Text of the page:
Wednesday, October 24, 2007

Intersubjective Response

Still struggling through diagrams, I am looking over the reading again, and reviewing Christians earlier comment. So I wanted to go back and [re]start here:

1. to change the relative position, order, or sequence of; cause to change places; interchange: to transpose the third and fourth letters of a word.
2. to transfer or transport

1. to change the form, condition, nature, etc., of; transform; convert: to translate wishes into deeds.

2. to explain in terms that can be more easily understood; interpret.
3. to bear, carry, or move from one place, position, etc., to another; transfer.

Barring the fact that these words can mean exactly the same thing, I can understand the idea of translation can be seen as a manipulation or modification, where as transposition can be translated as another way of looking at something.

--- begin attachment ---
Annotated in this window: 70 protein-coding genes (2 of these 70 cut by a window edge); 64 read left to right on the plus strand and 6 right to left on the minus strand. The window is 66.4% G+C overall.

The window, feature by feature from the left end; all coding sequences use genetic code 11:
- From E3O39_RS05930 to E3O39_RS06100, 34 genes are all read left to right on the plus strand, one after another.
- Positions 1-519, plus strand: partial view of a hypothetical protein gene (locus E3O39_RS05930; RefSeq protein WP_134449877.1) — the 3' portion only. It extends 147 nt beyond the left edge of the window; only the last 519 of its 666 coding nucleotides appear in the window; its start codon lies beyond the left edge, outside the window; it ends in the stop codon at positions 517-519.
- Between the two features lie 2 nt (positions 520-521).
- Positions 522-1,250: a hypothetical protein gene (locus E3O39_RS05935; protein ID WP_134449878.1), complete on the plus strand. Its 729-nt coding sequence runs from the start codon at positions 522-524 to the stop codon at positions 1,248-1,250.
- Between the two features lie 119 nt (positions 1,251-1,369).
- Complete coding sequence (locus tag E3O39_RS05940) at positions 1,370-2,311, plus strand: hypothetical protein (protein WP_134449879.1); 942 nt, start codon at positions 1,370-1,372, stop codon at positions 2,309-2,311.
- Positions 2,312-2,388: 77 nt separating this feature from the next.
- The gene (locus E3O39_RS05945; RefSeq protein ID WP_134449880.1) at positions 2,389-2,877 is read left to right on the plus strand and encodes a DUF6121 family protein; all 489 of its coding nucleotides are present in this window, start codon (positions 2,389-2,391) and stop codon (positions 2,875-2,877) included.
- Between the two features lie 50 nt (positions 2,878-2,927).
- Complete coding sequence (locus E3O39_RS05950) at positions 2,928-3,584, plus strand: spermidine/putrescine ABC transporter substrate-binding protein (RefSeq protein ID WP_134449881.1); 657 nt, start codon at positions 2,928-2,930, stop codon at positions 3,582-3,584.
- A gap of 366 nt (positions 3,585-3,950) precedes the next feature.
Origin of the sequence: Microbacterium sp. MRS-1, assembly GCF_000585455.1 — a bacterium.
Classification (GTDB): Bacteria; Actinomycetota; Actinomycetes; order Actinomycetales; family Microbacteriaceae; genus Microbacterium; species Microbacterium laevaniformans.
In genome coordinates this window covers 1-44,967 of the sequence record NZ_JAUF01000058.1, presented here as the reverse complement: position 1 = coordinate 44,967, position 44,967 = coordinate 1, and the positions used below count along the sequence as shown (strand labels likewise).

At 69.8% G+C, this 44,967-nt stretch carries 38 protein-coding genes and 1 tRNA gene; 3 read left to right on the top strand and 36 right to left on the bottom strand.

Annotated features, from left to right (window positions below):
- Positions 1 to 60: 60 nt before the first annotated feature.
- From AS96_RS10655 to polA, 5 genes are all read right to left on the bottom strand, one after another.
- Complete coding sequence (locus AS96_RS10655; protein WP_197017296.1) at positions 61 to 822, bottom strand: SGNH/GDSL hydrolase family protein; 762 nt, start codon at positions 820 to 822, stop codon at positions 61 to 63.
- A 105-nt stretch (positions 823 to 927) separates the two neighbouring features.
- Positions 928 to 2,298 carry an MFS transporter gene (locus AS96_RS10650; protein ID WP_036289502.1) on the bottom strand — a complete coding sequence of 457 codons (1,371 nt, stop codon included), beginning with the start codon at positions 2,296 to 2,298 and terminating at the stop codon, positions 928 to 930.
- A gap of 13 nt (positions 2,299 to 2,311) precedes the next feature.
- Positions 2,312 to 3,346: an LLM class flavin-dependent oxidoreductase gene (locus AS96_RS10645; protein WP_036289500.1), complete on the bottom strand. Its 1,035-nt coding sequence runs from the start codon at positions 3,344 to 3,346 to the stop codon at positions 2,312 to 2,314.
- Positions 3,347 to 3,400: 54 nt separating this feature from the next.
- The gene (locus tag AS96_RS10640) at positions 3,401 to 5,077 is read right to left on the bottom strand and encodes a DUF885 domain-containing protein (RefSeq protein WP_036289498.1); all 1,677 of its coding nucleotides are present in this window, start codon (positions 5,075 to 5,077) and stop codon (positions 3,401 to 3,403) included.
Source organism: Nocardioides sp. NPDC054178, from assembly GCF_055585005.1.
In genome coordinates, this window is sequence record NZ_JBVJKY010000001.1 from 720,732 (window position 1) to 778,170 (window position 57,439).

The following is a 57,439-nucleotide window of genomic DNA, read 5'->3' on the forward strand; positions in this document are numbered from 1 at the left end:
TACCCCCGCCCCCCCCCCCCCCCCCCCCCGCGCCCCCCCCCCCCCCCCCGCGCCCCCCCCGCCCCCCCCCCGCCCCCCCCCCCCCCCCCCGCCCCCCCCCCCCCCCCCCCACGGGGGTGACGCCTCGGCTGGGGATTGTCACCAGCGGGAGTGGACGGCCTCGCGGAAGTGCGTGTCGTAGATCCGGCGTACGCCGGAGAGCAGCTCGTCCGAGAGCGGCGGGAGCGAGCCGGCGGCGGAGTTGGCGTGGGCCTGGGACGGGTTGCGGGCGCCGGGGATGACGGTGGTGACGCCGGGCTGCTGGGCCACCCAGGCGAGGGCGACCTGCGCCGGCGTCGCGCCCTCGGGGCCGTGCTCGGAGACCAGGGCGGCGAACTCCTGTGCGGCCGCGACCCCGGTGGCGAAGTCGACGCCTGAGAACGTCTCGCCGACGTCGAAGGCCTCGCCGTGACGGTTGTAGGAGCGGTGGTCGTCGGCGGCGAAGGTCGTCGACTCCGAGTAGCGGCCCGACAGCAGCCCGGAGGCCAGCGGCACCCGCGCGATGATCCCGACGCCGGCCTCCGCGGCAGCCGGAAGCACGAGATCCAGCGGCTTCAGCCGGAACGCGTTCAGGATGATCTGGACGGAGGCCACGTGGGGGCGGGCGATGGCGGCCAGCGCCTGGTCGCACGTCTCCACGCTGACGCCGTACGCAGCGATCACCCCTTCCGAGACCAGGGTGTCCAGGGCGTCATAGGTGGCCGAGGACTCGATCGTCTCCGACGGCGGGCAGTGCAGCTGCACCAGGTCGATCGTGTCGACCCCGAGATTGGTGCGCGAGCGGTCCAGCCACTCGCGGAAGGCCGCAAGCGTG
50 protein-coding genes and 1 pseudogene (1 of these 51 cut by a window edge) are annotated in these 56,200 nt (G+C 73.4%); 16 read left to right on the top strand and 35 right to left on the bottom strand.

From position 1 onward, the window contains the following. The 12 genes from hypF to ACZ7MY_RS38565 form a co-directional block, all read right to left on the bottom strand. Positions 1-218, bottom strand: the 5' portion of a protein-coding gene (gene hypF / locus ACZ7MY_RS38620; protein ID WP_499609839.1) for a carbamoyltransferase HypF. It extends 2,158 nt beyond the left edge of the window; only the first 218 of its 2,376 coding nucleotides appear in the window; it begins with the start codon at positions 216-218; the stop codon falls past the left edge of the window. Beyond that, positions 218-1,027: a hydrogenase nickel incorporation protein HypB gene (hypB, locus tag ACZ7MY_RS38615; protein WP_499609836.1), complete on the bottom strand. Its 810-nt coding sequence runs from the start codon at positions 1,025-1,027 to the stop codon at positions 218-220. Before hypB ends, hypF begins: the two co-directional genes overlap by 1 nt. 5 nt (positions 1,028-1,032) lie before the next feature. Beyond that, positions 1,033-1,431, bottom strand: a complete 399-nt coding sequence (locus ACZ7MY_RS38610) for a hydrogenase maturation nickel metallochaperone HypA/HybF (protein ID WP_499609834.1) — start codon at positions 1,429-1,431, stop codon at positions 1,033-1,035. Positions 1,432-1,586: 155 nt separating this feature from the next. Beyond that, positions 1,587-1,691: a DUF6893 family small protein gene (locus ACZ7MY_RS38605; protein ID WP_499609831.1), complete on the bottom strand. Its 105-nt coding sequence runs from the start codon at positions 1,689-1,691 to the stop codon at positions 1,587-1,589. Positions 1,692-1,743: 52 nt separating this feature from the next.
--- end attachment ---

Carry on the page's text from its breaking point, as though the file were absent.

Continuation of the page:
I would agree with Christians' assessment of the acceleration of speed and the shallowing of depth that Allen is getting at, but he also goes on to say that the layering of shallow surfaces is important. I think this can be seen another way, as a new depth and speed. I say this because he also bashes you in the head with combinations like "space and event", "force and resistance", if only the entire piece were so clear.

As far as lighter, does this relate to speed and depth? I'm not sure. Can the argument be that simple / clear equates to quickness and superficiality? I suppose it could be read that way, but perhaps it's best to just draw your own conclusions. I guess that would be more translational, but in the end I don't see either work as very intersubjective. At least it was discursive enough to be diablogic.

Go Bears!

1 comment:

Christian said...

nice blogical as it sounds?